If Autodesk’s Inventor 2010 release has piqued your interest and you’re looking for a fast and convenient way to navigate through all its bells and whistles, here’s a suggestion. The firm has loaded up a library of videos on YouTube to give Inventor users (as well as non-users) a taste of what’s available in the new release.
Currently, 13 videos showcase demos, tutorials and tips and tricks info on new Inventor capabilities like Moldflow integration, AEC Exchange and advanced simulation functions. Want to know more about the software’s cable and harness design capabilities? There’s a YouTube video that illustrates how Inventor maintains electrical design intent and reduces errors by importing wire lists directly from AutoCAD Electrical. Similarly, another video delves into the new sheet metal capabilities of the 3-D CAD software upgrade, including its flat pattern editing environment, dedicated sheet metal commands for making folds, hinges and flanges and its ability to define sheet metal punch libraries to reduce CNC milling costs.
The promise of the Internet of Things (IoT) is that devices, gadgets, and appliances we use every day will be able to communicate with one another. This potential is not limited to household items or smartphones, but also things we find in our yard and garden, as evidenced by a recent challenge from the element14 design community.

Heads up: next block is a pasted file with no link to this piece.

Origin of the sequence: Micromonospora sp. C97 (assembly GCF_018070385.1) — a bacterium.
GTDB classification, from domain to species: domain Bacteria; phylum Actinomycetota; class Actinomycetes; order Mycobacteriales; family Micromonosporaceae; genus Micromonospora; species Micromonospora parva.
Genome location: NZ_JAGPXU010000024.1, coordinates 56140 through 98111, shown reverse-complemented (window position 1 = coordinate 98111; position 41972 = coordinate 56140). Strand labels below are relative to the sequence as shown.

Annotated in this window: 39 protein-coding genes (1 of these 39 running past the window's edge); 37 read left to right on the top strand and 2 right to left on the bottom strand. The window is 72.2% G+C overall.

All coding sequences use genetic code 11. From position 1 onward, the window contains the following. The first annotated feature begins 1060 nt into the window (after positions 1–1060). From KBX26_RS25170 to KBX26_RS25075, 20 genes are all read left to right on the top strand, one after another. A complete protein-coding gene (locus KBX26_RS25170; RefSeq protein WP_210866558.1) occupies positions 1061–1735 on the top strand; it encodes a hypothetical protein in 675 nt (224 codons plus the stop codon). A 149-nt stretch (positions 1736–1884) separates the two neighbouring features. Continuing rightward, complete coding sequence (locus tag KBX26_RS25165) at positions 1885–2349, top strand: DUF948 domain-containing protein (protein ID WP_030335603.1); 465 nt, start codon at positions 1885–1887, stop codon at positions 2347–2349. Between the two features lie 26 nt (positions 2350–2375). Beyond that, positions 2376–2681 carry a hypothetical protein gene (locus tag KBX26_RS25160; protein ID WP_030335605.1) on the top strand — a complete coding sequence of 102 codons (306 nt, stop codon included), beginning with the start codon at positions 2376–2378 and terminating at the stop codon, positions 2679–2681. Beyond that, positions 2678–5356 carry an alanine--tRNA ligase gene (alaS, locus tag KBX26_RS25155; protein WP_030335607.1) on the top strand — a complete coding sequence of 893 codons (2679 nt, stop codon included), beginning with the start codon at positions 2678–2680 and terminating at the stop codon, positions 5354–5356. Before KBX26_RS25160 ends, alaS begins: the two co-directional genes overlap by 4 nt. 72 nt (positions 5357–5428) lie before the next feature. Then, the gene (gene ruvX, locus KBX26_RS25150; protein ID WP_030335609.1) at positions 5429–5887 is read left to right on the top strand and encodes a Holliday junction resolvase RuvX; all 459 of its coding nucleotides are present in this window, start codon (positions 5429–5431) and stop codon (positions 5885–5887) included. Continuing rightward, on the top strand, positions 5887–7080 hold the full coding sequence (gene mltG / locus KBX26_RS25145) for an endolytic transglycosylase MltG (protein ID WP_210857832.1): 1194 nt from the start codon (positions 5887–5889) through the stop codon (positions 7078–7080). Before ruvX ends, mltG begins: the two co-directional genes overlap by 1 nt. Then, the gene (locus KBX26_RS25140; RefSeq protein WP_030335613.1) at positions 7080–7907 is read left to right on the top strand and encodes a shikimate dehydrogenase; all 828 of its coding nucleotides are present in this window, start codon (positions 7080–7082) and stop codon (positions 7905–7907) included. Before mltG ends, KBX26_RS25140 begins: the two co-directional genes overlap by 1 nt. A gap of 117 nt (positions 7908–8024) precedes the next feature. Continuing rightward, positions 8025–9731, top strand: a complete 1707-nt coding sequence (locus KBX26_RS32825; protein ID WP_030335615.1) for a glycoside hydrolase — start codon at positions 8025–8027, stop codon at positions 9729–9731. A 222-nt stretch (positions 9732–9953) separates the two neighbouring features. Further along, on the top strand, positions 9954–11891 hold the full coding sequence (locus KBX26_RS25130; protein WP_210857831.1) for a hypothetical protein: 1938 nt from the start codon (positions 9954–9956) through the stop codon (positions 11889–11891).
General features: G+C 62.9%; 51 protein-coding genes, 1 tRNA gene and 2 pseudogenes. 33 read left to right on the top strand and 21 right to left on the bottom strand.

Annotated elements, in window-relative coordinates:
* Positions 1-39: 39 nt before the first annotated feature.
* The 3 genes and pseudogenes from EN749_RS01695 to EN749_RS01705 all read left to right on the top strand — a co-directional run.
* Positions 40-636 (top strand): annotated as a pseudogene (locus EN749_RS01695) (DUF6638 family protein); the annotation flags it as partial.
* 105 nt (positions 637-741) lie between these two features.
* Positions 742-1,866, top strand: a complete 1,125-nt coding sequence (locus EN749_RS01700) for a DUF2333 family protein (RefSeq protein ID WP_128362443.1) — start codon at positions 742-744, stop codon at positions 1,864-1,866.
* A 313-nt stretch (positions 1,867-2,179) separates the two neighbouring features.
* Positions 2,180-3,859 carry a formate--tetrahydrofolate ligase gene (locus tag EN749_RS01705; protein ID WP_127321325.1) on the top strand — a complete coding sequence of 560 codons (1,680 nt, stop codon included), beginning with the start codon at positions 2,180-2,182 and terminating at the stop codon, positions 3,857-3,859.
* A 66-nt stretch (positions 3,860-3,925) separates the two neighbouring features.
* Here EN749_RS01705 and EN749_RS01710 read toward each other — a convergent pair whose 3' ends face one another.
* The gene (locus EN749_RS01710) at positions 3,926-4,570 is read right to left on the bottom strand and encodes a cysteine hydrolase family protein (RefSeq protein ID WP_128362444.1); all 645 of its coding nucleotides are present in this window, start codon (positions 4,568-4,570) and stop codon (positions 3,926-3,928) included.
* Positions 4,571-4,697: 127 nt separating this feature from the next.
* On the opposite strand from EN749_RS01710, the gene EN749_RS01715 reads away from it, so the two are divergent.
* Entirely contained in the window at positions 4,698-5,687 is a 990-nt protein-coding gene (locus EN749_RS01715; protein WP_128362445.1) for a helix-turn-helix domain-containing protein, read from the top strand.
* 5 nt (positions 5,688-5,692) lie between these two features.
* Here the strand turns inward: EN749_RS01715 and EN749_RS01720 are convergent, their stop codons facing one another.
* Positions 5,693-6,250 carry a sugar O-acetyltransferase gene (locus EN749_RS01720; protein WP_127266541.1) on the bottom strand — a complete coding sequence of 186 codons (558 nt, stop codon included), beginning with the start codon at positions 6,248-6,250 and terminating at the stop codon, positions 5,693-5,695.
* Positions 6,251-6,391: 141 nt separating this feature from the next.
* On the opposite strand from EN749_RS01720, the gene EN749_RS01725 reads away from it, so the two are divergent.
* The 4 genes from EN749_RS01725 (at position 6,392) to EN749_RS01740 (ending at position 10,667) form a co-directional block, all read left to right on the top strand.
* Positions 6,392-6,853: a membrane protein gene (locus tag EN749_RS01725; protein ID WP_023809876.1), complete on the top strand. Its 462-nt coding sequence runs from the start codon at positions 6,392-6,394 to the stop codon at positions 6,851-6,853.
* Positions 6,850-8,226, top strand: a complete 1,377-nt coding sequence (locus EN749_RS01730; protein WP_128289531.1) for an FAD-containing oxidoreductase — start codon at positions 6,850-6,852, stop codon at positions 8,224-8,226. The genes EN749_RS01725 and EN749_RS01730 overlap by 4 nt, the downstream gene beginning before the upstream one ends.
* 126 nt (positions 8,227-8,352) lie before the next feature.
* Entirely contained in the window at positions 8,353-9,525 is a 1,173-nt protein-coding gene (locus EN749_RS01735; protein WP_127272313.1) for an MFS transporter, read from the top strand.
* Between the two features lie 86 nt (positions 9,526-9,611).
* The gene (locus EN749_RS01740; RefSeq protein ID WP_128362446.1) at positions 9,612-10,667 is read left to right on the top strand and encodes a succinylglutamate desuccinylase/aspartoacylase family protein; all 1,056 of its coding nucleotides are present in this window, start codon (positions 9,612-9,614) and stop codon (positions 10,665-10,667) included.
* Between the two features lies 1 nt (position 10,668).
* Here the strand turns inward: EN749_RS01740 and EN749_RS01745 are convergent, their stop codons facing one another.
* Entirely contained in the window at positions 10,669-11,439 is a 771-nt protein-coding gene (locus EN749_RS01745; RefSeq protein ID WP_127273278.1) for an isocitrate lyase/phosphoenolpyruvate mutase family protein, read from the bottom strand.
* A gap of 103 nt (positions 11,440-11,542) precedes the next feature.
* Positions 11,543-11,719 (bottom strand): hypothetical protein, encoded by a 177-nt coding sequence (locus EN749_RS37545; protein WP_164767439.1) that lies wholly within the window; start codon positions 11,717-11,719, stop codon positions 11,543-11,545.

If you didn't realize that PowerPoint presentations are inherently hilarious, you have to see Don McMillan take one apart. McMillan -- aka the Technically Funny Comic -- worked for 10 years as an engineer before he switched to stand-up comedy.
The first Tacoma Narrows Bridge was a Washington State suspension bridge that opened in 1940 and spanned the Tacoma Narrows strait of Puget Sound between Tacoma and the Kitsap Peninsula. It opened to traffic on July 1, 1940, and dramatically collapsed into Puget Sound on November 7, just four months after it opened.
Noting that we now live in an era of “confusion and ill-conceived stuff,” Ammunition design studio founder Robert Brunner, speaking at Gigaom Roadmap, said that by adding connectivity to everything and its mother, we aren't necessarily doing ourselves any favors, with many ‘things’ just fine in their unconnected state.
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